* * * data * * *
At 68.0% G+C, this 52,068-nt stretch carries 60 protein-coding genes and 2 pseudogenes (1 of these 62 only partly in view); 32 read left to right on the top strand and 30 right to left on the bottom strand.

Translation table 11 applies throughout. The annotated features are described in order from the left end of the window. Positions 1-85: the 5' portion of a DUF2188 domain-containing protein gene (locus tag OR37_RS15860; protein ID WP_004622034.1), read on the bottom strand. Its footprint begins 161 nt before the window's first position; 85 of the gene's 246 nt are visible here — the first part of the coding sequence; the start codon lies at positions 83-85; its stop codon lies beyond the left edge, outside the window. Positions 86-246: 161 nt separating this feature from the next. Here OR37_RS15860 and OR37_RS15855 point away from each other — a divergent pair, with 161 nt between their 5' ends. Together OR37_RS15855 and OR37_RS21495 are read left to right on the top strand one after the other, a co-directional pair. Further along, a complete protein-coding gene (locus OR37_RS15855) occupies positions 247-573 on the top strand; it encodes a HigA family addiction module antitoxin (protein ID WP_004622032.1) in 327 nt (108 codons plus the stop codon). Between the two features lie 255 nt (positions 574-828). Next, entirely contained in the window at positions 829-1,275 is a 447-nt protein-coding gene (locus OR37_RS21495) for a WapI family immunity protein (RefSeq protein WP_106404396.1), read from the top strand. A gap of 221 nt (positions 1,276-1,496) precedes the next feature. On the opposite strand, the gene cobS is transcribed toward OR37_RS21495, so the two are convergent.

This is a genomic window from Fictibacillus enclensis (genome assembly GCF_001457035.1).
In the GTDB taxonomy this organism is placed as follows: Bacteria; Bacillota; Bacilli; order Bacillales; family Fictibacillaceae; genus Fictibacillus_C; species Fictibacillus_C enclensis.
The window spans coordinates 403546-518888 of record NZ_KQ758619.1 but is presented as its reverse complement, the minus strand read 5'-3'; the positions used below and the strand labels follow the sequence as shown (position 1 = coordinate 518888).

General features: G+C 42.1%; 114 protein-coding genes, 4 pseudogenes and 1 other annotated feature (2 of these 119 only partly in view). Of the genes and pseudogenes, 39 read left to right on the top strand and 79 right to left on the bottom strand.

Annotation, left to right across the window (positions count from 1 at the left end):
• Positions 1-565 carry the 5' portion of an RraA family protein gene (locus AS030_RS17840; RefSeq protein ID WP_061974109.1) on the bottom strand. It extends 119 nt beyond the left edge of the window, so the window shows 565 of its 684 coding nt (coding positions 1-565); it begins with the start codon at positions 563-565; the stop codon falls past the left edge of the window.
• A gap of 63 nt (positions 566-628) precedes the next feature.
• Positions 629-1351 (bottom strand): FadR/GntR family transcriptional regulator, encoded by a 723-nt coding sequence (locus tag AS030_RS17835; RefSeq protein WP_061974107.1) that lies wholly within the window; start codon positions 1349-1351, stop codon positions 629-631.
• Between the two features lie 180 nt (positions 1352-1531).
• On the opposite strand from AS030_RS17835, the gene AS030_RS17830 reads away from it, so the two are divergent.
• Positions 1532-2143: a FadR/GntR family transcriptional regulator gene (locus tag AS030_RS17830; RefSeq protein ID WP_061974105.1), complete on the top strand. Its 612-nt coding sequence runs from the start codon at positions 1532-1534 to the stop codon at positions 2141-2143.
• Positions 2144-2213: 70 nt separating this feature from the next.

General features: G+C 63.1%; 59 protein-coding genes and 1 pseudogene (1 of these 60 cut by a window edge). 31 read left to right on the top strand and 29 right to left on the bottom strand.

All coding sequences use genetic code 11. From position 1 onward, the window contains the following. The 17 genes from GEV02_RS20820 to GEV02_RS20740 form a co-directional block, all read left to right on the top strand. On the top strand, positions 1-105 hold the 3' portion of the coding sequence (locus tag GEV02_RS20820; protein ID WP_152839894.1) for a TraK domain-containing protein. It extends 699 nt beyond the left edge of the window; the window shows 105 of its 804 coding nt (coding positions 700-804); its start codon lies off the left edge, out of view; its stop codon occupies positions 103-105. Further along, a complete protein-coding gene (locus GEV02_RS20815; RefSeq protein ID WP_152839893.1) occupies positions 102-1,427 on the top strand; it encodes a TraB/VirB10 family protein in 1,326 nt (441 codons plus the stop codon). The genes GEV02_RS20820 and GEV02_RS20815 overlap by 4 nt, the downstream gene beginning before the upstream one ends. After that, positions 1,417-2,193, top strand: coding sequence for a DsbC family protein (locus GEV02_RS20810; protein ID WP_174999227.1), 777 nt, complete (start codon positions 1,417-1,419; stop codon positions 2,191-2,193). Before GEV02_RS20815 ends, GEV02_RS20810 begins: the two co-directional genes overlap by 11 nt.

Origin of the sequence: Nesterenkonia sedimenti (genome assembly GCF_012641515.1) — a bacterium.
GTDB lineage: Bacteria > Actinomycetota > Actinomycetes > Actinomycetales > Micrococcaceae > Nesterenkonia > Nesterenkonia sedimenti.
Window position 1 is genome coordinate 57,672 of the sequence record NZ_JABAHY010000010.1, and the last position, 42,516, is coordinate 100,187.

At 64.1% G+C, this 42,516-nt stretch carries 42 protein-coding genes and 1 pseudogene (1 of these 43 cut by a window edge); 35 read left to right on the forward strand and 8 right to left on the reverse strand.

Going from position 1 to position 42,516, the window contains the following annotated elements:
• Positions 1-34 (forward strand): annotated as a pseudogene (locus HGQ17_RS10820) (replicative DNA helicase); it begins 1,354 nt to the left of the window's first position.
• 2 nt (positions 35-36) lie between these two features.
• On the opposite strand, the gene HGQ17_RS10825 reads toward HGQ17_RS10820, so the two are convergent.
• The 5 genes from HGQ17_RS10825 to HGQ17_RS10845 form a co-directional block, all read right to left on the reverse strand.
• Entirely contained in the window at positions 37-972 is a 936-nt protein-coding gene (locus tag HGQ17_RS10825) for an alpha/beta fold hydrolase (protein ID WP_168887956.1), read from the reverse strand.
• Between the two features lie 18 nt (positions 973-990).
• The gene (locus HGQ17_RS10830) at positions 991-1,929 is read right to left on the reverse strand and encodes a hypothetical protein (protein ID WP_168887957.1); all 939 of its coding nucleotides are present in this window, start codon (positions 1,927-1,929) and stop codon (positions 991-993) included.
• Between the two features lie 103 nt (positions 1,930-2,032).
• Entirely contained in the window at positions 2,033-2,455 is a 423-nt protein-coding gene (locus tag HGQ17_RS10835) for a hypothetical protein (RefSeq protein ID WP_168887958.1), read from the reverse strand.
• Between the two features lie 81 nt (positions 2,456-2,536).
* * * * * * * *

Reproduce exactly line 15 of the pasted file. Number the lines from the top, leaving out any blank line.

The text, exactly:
General features: G+C 63.1%; 59 protein-coding genes and 1 pseudogene (1 of these 60 cut by a window edge). 31 read left to right on the top strand and 29 right to left on the bottom strand.